Description : The latest work from respected family policy expert Shirley Zimmerman. Family Policy offers the only single-authored reference book to provide a comprehensive and coherent introduction to the topic. The author clearly and cogently guides students through the foundations, policy frameworks, and implications of policy decisions for family well-being, ending with a carefully considered set of conclusions and implications for policy practice.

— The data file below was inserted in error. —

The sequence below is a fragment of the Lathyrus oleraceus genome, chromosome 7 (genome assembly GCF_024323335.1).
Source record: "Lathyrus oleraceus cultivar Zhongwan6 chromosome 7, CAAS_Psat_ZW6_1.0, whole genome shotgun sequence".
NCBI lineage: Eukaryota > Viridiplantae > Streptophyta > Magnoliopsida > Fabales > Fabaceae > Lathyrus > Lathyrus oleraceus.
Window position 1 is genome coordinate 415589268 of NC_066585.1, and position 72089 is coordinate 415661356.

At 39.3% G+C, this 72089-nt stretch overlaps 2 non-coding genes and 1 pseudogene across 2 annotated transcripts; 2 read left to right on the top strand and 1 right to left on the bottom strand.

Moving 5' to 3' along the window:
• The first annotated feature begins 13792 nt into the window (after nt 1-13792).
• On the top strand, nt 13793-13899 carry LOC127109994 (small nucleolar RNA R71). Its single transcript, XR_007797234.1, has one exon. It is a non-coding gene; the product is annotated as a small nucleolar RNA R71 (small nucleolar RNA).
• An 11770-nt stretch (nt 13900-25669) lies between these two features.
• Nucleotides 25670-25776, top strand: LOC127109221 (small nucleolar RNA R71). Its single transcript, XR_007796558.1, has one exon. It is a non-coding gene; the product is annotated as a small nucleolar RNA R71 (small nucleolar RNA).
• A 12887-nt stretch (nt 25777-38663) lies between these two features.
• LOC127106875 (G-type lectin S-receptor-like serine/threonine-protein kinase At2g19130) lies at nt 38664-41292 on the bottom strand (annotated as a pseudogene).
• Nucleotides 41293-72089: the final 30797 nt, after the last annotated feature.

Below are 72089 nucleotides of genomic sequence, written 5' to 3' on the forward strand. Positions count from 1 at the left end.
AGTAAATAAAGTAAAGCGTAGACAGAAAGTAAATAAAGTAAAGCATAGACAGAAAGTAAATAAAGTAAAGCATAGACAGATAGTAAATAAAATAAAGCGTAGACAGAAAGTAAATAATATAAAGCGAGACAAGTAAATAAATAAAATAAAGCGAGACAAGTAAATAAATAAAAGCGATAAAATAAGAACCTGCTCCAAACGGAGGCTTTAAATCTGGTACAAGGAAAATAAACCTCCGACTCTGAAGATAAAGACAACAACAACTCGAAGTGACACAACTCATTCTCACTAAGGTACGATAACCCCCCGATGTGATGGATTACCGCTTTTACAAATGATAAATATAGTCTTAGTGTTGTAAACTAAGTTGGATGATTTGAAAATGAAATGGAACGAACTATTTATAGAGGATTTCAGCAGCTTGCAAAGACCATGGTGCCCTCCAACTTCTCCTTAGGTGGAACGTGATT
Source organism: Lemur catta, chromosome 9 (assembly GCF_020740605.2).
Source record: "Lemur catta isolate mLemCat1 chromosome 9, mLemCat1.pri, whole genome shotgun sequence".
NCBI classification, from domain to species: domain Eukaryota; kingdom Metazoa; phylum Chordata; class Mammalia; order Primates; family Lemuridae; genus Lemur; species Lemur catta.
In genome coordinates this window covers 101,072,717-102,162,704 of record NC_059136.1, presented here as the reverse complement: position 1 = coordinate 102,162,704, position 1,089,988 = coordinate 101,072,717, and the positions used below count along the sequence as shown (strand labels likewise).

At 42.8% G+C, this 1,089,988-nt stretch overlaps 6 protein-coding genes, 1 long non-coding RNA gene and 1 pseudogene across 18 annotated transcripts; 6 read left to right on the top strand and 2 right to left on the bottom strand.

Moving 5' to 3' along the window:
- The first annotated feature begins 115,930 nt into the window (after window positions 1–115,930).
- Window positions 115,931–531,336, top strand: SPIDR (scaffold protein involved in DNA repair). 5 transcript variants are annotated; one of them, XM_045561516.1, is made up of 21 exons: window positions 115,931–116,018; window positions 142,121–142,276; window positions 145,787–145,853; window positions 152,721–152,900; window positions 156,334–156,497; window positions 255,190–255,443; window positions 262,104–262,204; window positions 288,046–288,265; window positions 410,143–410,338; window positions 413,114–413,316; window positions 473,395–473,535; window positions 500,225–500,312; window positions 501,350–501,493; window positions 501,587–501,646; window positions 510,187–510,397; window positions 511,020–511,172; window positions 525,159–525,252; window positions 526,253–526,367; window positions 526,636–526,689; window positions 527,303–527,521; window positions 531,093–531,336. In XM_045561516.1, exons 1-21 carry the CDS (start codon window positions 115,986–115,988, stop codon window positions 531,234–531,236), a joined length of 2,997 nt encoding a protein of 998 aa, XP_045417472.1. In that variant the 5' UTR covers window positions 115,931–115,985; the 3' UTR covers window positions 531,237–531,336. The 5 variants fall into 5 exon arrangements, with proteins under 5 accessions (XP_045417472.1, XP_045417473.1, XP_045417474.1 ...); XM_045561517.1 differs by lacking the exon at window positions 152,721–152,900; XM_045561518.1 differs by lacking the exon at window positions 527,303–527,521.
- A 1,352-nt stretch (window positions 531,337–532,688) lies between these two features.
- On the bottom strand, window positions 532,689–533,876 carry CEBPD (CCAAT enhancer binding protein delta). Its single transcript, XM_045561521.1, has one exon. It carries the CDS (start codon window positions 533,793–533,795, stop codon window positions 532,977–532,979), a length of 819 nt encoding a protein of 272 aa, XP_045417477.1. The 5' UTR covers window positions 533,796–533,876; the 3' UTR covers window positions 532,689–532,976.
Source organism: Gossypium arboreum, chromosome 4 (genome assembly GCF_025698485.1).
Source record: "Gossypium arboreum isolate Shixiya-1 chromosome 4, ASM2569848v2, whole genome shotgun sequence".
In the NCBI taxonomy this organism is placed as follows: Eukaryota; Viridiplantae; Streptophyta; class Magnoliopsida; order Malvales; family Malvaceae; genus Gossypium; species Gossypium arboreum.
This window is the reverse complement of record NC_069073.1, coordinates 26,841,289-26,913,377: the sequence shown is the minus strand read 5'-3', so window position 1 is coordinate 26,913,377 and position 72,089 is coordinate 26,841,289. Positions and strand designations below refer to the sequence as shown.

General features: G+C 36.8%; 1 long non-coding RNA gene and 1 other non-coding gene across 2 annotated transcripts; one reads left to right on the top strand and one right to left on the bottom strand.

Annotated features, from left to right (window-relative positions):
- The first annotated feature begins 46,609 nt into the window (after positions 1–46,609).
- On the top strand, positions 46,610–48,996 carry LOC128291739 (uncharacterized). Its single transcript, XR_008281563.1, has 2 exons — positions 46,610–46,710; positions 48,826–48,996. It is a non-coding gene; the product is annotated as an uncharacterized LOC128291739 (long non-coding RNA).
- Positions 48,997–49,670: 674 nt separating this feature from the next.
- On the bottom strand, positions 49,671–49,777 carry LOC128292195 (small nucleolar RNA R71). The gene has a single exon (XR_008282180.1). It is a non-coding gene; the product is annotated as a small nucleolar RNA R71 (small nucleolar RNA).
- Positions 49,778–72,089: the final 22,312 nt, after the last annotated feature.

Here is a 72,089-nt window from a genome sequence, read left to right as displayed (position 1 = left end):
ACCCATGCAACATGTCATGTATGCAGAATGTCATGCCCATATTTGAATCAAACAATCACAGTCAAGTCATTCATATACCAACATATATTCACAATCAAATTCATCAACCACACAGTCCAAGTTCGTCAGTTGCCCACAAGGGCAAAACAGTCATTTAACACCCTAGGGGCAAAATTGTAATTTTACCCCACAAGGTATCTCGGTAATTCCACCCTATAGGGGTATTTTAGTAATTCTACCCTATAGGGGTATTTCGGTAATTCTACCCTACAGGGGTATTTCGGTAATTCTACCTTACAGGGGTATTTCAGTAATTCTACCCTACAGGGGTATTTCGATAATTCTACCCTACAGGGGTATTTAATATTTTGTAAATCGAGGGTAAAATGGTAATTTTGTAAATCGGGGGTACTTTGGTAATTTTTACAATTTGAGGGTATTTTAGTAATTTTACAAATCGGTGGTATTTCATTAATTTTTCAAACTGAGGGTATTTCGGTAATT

Description : Each individual experiences obligations arising from personal relationships. These are often hard to fulfil and give rise to tension between the demands of various relationships,between meeting current or future needs, but also between private norms and the demands of a public set of rules. The international contributors to this volume consider the relationship between family law and family values in the way law is framed, the way we are developing the legal context for new kinds of relationships such as cross-household parenting, same-sex partner relationships, and the obligations of adults to elders, and closes with a plea to rethink family law in terms of the functions we want it to perform. Contributors include Masha Antokolskaia, Benoit Bastard, John Eekelaar, Lisa Glennon, Jacek Kurczewski, Jane Lewis, Carol Smart, Velina Todorova and Jean van Houtte.